This is my favorite recording of Robert Kyr's music. These three concertos for violin are gorgeous and such a supreme delight!! The violinists who take on these concertos are incredible and I cannot fathom better interpretation. As I mentioned in the last post, it's really baffling that there are barely any recordings of Kyr's instrumental or orchestral music (for example he has written 12 symphonies - that's just the tip of the iceberg) and this disc will leave you wanting for much much more, I assure you. Each concerto in Kyr's trilogy is gold; although there is emotional depth and a philosophy that strings these works together (the violinist is seen as the "adventurer" traveling within these three "spiritual landscapes") each concerto is highly individual, yet consistency is to be found in the form of sublime lyricism and tonality - this folks, is a total knockout. That's my capsule rating - indeed this music is near perfection....to my ears.
The Concerto No. 1 "On the Nature of Love" contains thirteen variations on the hymn tune "What Wond'rous Love is This" and will pull at the heart-strings indeed. The work has something of a neo-romantic feel and with it's combination of violin and string orchestra it has a radiant beauty that is within the musical realm I think of Vaughan Williams to a degree. Robert Kyr is not afraid to write music that is gorgeous, traditional yet modern simultaneously. You just might want to put this on "repeat" but do not forget: there are two more concertos to go!
The Concerto No. 2 "On the Nature of Harmony" is also ridiculously beautiful and lyrical. This concerto shares the East meets West sound world of the great Lou Harrison; in no small part due to the addition of a gamelan ensemble which makes this concerto feel like a quasi double concerto of sorts. The violin writing is fiery and virtuosic (think of John Adam's kinetic violin concerto perhaps - add to this the Balinese musical tradition of a metallic orchestra and the result is spiritually and emotionally satisfying - as is the case in all three concertos - but here especially it's an aural cosmos of tranquility and explosiveness co-exisiting, and it's a "place" that is gripping and exciting to the end.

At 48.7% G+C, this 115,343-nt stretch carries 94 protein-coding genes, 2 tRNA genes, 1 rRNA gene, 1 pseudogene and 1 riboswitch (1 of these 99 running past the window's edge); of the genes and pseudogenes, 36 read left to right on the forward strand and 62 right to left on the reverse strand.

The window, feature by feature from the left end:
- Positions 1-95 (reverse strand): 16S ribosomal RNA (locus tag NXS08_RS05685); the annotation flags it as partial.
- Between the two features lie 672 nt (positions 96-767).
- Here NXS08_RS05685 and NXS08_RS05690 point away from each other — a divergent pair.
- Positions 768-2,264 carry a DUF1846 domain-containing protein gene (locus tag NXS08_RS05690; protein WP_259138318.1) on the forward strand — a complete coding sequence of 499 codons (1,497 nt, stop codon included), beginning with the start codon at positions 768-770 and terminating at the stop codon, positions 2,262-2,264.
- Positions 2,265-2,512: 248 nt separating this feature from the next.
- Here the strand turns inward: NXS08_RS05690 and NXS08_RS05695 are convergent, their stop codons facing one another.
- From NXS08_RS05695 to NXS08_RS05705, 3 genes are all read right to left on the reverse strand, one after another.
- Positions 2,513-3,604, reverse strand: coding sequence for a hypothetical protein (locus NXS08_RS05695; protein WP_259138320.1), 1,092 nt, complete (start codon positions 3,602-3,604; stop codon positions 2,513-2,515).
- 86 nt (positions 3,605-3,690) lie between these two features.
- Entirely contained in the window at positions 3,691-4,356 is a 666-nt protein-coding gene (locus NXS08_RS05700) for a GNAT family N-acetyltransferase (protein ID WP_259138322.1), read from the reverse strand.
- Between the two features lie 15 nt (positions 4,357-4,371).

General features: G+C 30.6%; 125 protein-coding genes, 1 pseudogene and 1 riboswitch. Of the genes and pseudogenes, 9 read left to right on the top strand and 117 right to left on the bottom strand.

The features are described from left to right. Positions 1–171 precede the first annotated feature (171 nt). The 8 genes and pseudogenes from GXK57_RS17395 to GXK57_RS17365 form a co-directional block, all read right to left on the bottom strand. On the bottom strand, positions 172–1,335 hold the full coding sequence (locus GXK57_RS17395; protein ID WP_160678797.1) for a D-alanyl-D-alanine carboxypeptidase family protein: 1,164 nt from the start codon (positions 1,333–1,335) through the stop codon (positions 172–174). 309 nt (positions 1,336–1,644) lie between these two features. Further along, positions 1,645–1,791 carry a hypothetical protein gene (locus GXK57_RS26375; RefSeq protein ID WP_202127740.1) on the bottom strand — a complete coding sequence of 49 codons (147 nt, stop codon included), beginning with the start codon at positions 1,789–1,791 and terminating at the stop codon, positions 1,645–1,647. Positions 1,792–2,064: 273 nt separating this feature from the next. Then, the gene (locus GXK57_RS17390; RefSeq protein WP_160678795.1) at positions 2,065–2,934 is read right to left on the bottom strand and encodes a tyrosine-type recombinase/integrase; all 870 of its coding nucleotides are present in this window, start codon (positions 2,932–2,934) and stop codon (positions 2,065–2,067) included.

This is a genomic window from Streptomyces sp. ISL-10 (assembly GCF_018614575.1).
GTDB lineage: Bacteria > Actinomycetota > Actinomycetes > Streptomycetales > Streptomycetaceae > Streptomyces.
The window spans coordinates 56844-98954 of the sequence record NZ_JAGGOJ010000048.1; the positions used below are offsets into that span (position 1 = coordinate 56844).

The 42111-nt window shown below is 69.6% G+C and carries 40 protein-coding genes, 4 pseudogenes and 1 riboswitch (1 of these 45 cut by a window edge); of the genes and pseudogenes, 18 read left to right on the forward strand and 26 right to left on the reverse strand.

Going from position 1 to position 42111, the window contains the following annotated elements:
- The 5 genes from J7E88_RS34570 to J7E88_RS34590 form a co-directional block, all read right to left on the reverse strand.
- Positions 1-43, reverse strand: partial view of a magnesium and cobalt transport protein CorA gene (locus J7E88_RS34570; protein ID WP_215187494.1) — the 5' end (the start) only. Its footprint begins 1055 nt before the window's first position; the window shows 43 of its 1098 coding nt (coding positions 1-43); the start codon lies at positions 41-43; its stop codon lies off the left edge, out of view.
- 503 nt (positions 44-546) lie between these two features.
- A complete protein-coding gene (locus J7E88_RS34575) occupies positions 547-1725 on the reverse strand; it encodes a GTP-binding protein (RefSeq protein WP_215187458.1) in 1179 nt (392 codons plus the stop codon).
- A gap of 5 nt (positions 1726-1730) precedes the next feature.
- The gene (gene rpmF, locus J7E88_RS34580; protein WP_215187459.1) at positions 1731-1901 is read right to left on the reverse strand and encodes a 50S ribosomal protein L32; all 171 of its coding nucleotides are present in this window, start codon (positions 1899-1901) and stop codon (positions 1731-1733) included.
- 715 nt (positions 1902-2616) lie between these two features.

Concerto No. 3 "On the Nature of Peace" is of a darker shade than the other two concertos, with ominous orchestral colors engrossing the listener. One feels a sense of unease and opposing forces (the first movement is aptly titled "conflict") from the very start - the opening literally smashes it's way into your ears with a metallic blast and sense-misura playing in the strings. The second movement finds the violin singing a mournful song, yet as the movement and it's adventurer continue on their way, the feel is (just a tad) hopeful imo, yet the intensity still looms large. The third movement "Reconciliation" is just that; it is joyful and celebratory as the murkiness melts away, the sun now beating down on the listener's face - it's a satisfying trip and in the end all is well with the world it appears.
I can type out the composer's notes from the booklet if anyone would like - I just cannot do this today.
Enjoy this tremendous trilogy!